History, Culture & Worship, Quotations on Pre-Christian Spirituality

“Man Fears Time, But Time Fears the Pyramids” (Quotations on Pre-Christian Spirituality)

The Pyramid Of Djoser

This isn’t exactly a quotation on spirituality per se, but it does appeal to my spiritual sensibilities anyway, so I’m making it part of this series.

Earlier today, I was reading Handbook to Life in Ancient Mesopotamia, and I came across an Arab proverb that really resonated with me:

Man fears time, but time fears the pyramids.

This proverb reminds me of another quote by Muhammad Ali (January 17, 1942 – June 3, 2016) that shares the same spirit:

I hated every minute of training, but I said, ‘Don’t quit. Suffer now and live the rest of your life as a champion.

…And this quote in turn reminds me of one by Anita Roddick (October 23, 1942 – September 10, 2007):

If you do things well, do them better. Be daring, be first, be different, be just.

I interpret the Arab proverb to mean that decay and death are a fact of existence for human beings, but even so, humans can leave legacies that time has difficulty destroying. The earliest pyramid in Egypt is a step pyramid (a pyramid built out of progressively smaller “stepped” platforms, similar to Mesopotamian ziggurats, rather than the later pyramids with smooth sides) called the Pyramid of Djoser, constructed some 4,650 years ago, give or take a decade or so. Today, it still stands.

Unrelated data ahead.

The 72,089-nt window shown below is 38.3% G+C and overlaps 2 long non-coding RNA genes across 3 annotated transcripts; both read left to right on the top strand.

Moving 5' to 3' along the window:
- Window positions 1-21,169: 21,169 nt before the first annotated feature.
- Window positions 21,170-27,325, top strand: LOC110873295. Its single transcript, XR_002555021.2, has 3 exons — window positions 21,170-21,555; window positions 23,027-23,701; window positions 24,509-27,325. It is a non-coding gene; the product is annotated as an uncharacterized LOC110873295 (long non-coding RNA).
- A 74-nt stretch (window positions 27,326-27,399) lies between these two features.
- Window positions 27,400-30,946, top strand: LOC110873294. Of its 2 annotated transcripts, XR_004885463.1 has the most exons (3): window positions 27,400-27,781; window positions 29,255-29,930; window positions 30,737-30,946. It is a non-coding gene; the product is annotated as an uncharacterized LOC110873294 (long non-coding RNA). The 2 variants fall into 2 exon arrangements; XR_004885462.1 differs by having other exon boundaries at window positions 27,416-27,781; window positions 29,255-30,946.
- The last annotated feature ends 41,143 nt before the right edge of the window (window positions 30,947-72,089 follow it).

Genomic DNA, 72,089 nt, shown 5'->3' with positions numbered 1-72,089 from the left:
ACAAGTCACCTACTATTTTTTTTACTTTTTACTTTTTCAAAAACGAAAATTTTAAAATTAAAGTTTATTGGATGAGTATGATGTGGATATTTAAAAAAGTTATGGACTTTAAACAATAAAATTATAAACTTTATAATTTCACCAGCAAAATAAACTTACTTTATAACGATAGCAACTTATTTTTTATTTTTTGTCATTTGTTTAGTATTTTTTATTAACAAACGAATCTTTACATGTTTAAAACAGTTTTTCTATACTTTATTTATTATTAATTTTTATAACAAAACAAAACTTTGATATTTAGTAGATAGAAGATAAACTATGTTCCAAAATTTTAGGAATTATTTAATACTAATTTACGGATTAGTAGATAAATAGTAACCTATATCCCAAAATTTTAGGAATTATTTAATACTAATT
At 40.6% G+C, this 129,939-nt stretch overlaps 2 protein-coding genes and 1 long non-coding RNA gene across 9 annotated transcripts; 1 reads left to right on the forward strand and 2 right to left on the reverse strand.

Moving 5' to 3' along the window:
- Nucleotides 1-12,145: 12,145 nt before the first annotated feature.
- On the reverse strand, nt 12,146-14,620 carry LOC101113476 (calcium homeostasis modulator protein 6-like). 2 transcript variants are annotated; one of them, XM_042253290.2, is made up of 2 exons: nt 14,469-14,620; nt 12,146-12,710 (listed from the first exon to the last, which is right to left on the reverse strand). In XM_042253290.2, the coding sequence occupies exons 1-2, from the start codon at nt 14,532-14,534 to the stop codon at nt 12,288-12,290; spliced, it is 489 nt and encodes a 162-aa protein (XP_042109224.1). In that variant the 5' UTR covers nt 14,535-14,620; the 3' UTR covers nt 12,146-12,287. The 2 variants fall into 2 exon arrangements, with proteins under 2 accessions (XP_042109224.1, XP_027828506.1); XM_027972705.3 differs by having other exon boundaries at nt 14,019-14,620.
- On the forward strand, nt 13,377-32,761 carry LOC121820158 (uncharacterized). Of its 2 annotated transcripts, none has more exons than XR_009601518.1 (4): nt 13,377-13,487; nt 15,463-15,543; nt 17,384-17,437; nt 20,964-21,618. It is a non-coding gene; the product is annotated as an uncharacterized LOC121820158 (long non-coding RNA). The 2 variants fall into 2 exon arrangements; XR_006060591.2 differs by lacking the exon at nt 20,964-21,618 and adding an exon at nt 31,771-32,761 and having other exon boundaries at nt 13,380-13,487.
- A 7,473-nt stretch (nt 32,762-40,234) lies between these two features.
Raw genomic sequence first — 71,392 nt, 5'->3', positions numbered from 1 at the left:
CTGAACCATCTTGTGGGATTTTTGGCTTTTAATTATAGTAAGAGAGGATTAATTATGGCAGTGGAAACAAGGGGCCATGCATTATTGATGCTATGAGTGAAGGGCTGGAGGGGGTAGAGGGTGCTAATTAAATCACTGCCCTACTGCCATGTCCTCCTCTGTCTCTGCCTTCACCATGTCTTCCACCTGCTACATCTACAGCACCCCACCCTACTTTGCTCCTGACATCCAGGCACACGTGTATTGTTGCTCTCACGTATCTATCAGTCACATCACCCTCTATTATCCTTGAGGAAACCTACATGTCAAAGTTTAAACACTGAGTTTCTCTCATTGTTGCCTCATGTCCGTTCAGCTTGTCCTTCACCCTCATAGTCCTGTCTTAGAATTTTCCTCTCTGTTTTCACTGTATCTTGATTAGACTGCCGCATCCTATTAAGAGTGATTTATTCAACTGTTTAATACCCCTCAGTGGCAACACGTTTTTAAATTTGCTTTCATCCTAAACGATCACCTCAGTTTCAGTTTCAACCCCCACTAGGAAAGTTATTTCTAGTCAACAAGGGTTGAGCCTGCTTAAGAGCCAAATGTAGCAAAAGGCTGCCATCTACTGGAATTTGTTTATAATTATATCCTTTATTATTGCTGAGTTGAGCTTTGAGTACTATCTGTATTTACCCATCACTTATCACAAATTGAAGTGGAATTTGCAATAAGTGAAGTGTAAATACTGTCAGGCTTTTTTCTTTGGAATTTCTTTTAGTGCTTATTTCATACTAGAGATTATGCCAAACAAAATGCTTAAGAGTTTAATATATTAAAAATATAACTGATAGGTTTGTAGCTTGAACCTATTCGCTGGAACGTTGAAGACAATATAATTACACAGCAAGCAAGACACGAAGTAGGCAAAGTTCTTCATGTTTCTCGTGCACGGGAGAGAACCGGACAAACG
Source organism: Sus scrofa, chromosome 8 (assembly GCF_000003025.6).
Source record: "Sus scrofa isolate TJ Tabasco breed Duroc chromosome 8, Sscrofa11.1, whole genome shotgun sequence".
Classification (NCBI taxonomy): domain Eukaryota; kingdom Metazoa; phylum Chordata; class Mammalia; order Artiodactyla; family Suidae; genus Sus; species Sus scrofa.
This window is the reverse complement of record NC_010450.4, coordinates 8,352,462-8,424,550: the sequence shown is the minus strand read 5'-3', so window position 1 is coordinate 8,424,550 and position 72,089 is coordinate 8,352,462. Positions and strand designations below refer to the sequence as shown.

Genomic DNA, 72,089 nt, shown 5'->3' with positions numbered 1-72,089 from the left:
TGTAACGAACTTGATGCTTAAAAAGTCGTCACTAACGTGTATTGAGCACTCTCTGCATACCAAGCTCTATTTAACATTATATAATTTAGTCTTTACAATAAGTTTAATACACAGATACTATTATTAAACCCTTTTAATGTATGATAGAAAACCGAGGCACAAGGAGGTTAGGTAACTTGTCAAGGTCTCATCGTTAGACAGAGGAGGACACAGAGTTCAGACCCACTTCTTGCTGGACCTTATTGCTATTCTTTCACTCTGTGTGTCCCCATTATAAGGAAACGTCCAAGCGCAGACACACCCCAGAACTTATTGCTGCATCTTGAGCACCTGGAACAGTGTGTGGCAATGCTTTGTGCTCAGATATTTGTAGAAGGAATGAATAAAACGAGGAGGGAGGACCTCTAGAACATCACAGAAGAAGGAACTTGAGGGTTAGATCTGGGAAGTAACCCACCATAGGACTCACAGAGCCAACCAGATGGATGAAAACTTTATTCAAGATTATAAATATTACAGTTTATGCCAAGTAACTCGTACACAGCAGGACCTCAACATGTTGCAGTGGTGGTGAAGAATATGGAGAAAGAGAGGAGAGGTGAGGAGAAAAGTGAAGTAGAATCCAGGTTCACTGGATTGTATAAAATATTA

As the proverb implies, time has been unable to tear down the pyramids of Egypt. Each pyramid alone is a testament to the greatness of human endurance and the power of synergy, but the pyramids together are a testament to humankind’s ability to say “I have achieved inconceivable greatness before, and I will do it again and again.” It takes the concept of “impossible” and barrels through its walls, battering ram in its collective arms and declaring to what exists on the other side, “There is nothing in this universe that I cannot pull down from the heavens and grasp in my own mortal hands.”

Whatever you perceive as being your best, know that you are capable of better. No matter how long you toil, know that you can toil for another moment longer. For each successive piece of greatness that you manage to grasp, know that tomorrow, you will have an opportunity to reach higher. This is the miracle of being human: to be able to achieve the impossible, and then say, “Tomorrow I will achieve more.”

© Alixander F. D. Bragiteilen and Bragiteilen.com, 2018. Excerpts and links may be used, provided that full and clear credit is given to Alixander F. D. Bragiteilen and Bragiteilen.com with appropriate and specific direction to the original content.

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